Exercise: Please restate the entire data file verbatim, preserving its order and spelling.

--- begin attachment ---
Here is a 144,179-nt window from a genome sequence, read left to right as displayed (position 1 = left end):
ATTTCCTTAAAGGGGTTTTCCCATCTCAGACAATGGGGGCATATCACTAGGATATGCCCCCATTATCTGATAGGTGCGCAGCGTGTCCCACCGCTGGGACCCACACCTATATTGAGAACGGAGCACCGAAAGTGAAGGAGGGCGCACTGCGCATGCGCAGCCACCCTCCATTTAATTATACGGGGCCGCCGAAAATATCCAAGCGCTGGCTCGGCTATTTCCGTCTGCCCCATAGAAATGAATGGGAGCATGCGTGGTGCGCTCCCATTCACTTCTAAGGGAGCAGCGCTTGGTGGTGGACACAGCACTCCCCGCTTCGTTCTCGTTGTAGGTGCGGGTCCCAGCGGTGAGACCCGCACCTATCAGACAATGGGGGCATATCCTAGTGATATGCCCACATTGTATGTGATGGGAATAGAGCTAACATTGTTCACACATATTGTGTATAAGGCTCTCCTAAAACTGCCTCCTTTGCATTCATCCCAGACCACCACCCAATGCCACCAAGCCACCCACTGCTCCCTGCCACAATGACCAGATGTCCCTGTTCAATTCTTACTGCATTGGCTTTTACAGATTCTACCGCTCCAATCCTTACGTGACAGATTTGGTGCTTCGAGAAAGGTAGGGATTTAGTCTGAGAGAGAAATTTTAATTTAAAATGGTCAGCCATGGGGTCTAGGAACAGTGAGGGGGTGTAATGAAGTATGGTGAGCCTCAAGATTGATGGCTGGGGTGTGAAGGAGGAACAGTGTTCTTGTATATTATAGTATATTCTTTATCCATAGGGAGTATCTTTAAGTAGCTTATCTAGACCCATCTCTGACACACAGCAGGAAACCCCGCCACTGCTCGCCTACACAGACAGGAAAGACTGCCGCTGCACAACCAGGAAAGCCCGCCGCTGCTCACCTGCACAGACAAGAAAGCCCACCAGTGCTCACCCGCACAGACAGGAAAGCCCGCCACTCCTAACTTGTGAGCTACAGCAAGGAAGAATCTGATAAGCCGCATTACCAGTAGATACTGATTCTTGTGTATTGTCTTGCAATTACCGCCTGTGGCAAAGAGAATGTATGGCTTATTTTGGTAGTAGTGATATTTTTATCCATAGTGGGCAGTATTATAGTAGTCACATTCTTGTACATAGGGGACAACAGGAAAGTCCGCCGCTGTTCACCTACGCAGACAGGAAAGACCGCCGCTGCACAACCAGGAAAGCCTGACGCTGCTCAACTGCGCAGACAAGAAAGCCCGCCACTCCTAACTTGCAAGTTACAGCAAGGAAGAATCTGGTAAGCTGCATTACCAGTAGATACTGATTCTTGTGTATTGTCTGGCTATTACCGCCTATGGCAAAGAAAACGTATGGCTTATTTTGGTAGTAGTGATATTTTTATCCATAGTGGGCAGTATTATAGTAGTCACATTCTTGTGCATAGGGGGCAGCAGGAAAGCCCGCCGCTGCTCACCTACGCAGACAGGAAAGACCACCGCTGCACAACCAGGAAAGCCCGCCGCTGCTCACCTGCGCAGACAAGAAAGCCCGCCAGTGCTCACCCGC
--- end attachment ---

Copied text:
Here is a 144,179-nt window from a genome sequence, read left to right as displayed (position 1 = left end):
ATTTCCTTAAAGGGGTTTTCCCATCTCAGACAATGGGGGCATATCACTAGGATATGCCCCCATTATCTGATAGGTGCGCAGCGTGTCCCACCGCTGGGACCCACACCTATATTGAGAACGGAGCACCGAAAGTGAAGGAGGGCGCACTGCGCATGCGCAGCCACCCTCCATTTAATTATACGGGGCCGCCGAAAATATCCAAGCGCTGGCTCGGCTATTTCCGTCTGCCCCATAGAAATGAATGGGAGCATGCGTGGTGCGCTCCCATTCACTTCTAAGGGAGCAGCGCTTGGTGGTGGACACAGCACTCCCCGCTTCGTTCTCGTTGTAGGTGCGGGTCCCAGCGGTGAGACCCGCACCTATCAGACAATGGGGGCATATCCTAGTGATATGCCCACATTGTATGTGATGGGAATAGAGCTAACATTGTTCACACATATTGTGTATAAGGCTCTCCTAAAACTGCCTCCTTTGCATTCATCCCAGACCACCACCCAATGCCACCAAGCCACCCACTGCTCCCTGCCACAATGACCAGATGTCCCTGTTCAATTCTTACTGCATTGGCTTTTACAGATTCTACCGCTCCAATCCTTACGTGACAGATTTGGTGCTTCGAGAAAGGTAGGGATTTAGTCTGAGAGAGAAATTTTAATTTAAAATGGTCAGCCATGGGGTCTAGGAACAGTGAGGGGGTGTAATGAAGTATGGTGAGCCTCAAGATTGATGGCTGGGGTGTGAAGGAGGAACAGTGTTCTTGTATATTATAGTATATTCTTTATCCATAGGGAGTATCTTTAAGTAGCTTATCTAGACCCATCTCTGACACACAGCAGGAAACCCCGCCACTGCTCGCCTACACAGACAGGAAAGACTGCCGCTGCACAACCAGGAAAGCCCGCCGCTGCTCACCTGCACAGACAAGAAAGCCCACCAGTGCTCACCCGCACAGACAGGAAAGCCCGCCACTCCTAACTTGTGAGCTACAGCAAGGAAGAATCTGATAAGCCGCATTACCAGTAGATACTGATTCTTGTGTATTGTCTTGCAATTACCGCCTGTGGCAAAGAGAATGTATGGCTTATTTTGGTAGTAGTGATATTTTTATCCATAGTGGGCAGTATTATAGTAGTCACATTCTTGTACATAGGGGACAACAGGAAAGTCCGCCGCTGTTCACCTACGCAGACAGGAAAGACCGCCGCTGCACAACCAGGAAAGCCTGACGCTGCTCAACTGCGCAGACAAGAAAGCCCGCCACTCCTAACTTGCAAGTTACAGCAAGGAAGAATCTGGTAAGCTGCATTACCAGTAGATACTGATTCTTGTGTATTGTCTGGCTATTACCGCCTATGGCAAAGAAAACGTATGGCTTATTTTGGTAGTAGTGATATTTTTATCCATAGTGGGCAGTATTATAGTAGTCACATTCTTGTGCATAGGGGGCAGCAGGAAAGCCCGCCGCTGCTCACCTACGCAGACAGGAAAGACCACCGCTGCACAACCAGGAAAGCCCGCCGCTGCTCACCTGCGCAGACAAGAAAGCCCGCCAGTGCTCACCCGC